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FINDING FUN AT LOST VALLEY RANCH F


irst up, we head southwest of Denver to Sedalia, Colorado to check out Lost Valley Ranch and see what we can fi nd. Your inner cowboy, perhaps? LVR off ers fall roundups during their


adult (only) specialty week program and promises you an unforget able experience. T e fall foliage is spec- tacular, the air crisp and invigorating and you’ll be in the company of like-minded grownups, adding to the excitement. Surrounded by grandeur, sitting tall in the saddle, you’ll take a deep breath and believe that anything is possible. T e Lost Valley herd is a mix of Angus and Herefords;


each spring they are brought up to higher ground to graze the lush mountain meadow grasses. In the fall, they must be moved lower before the land is snuggled for the winter under a blanket of snow. T e scenery is spectacular but the work is real, even though they have been awarded AAA’s Four Diamond rating for 37 consecutive years. Very comfortable lodging—they call the décor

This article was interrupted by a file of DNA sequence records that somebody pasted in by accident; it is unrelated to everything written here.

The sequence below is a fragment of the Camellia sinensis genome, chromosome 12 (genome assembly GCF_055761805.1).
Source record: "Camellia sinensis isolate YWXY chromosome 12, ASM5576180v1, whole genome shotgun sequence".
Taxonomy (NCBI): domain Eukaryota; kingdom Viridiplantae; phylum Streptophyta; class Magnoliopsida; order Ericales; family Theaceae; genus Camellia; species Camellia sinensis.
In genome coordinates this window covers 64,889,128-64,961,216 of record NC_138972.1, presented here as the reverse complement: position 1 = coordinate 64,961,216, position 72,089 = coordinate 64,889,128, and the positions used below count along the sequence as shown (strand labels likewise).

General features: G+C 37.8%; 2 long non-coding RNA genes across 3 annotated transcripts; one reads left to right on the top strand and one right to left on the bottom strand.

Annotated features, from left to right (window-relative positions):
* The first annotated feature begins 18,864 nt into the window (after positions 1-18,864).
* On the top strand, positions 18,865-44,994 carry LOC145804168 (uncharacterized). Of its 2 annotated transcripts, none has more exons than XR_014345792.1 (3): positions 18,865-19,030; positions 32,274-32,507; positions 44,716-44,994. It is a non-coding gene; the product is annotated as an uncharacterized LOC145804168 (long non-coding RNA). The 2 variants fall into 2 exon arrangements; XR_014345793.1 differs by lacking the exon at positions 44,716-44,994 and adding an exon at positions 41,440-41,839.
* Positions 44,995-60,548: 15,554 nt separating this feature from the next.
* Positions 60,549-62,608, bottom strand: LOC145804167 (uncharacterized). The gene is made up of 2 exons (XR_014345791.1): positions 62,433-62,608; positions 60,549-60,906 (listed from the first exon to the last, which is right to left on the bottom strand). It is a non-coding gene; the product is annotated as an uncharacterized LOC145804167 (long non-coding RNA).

“Levi Luxurious”—is in 24 cabins of varied sizes scattered throughout the ranch’s tall pines. Cat le baron amenities abound, including fi re- places, porch swings, refrigerators, coff eemakers, hair dryers, CD players and oversized towels. Some cabins even have their own Jacuzzi tubs. Meals (as well as riding, etc.) are included in the rate


CONTACT INFO: ◗ 29555 Goose Creek Road ◗ Sedalia Colorado 80135-9000 ◗ 303-647-2311 ◗ www.lostvalleyranch.com


and you’ll fi nd the food prepared fresh from scratch, and in the best traditions of hearty Western cuisine. Meals will most likely be served in the dining room, but you might enjoy a picnic lunch in a meadow, an early ride breakfast on a mountaintop or an outdoor barbecue. Other things to do include tennis, swimming, fi sh-


ing, learning cat le penning, trap shooting, tubing or you might book a massage. (Come on now, would a wrangler do that?)


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“The Lost Valley herd is a mix of Angus and Herefords; each spring they are brought up to higher ground to graze the lush mountain meadow grasses. In the fall, they must be moved lower before the land is snuggled for the winter under a blanket of snow. The scenery is spectacular but the work is real.”


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